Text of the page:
Ignoring life expectancy can lead to poor clinical decisions. Healthy older adults who could benefit from screening have low screening rates. Older adults with dementia or metastatic cancer are screened for slow-growing cancers that are unlikely to cause symptoms but may lead to distress from false-positive results, invasive work-ups and treatments. Life expectancy calculators offer the possibility of moving beyond arbitrary age-based cutoffs to a more rational life expectancy based decision-making, so that screening and prevention can be targeted to those Veterans most likely to benefit. However, current life expectancy calculators are time consuming for clinical staff to use and have not focused on the long time frames most relevant for screening decisions.
The objectives of the study are to (a) develop and validate a 10-year life expectancy calculator using VA electronic data; (b) develop and validate an Augmented life expectancy calculator that adds functional assessments (Activities of Daily Living or ADL and Instrumental Activities of Daily Living or IADL assessments) Medicare data to the other risk factors and determine whether the addition of these additional data elements lead to improved prediction; (c) apply the life expectancy calculator to a national VA cohort to determine the proportion of colorectal cancer (CRC) screening that occurs in veterans with limited life expectancy (<25% likelihood of life expectancy of 10+ years) and extended life expectancy (>75% likelihood of life expectancy of 10+ years) in both veterans within the recommended age (50-75) for CRC screening as well as veterans at more advanced age (76-85) when screening is not routinely recommended.
To achieve these objectives, we will leverage the wealth of electronic data available within VA (demographics, comorbidities, laboratory results and pharmacy records) and use state-of-the-art prediction modeling techniques to develop life expectancy calculators. Specifically, we will use LASSO (Least Absolute Shrinkage and Selection Operator) regression to simultaneously select important factors for predicting life expectancy as well as estimate coefficients for those factors. We will develop several models to determine whether the addition of specific data elements (functional status and non-VA CMS data) improves life expectancy prediction. Finally, we will utilize life expectancy prediction to determine how much colorectal cancer (CRC) screening is occurring in Veterans with a limited life expectancy who are unlikely to benefit and how much CRC screening is occurring in Veterans with an extended life expectancy who are more likely to benefit.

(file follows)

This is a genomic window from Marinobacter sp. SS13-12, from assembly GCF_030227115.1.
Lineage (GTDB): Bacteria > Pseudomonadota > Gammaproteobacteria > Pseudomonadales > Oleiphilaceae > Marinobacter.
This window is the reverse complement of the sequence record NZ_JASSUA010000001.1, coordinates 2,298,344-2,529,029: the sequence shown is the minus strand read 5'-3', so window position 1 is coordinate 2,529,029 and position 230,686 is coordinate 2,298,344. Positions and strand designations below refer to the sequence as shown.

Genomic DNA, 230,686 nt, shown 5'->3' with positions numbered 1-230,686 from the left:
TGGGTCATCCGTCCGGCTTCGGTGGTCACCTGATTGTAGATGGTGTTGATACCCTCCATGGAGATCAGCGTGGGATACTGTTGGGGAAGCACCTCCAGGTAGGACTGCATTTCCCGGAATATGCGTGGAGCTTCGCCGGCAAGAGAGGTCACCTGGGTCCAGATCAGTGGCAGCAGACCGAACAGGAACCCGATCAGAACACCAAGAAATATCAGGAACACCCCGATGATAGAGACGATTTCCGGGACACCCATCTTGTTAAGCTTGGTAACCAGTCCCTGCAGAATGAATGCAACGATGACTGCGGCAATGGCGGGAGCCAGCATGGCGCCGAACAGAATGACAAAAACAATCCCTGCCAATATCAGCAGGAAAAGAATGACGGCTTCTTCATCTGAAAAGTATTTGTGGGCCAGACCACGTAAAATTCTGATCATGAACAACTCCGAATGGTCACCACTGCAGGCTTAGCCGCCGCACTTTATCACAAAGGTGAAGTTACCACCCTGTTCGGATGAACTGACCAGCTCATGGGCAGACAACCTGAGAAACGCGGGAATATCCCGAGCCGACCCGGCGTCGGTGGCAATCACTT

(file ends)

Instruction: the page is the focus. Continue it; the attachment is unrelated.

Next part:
Aim 1: We have obtained, linked and started to clean and our analytic dataset of 3.9 million veterans with outpatient visits in 2005 with potential predictor variables during a 1 year lookback period (~180 comorbidity categories, ~380 drug classes, laboratory values, vital signs, utilization data).
Aim 2: We are awaiting final approval of VA-Medicare data.
Aim 3: none so far.
By developing and validating a VA electronic data driven life expectancy calculator, this project will determine the rates of potentially inappropriate CRC overscreening in age-appropriate veterans (age 50-75) with a limited life expectancy (<25% likelihood of life expectancy 10+ years). Conversely, this project will also identify potentially inappropriate CRC underscreening in veterans beyond the recommend age for screening (age 76-85) with an extended life expectancy (>75% likelihood of life expectancy of 10+ years). This work will provide the critical foundation for an intervention to improve the targeting of CRC screening will estimate an individual veterans' life expectancy to 1) suppress CRC screening clinical reminders for patients with limited life expectancy (age 50-75) or 2) trigger CRC screening clinical reminders for patients with extended life expectancy (age 76-85).
None at this time.
Treatment - Observational, Prognosis, TRL - Applied/Translational
Cancer, Clinical Diagnosis and Screening, Decision Support, Predictive Modeling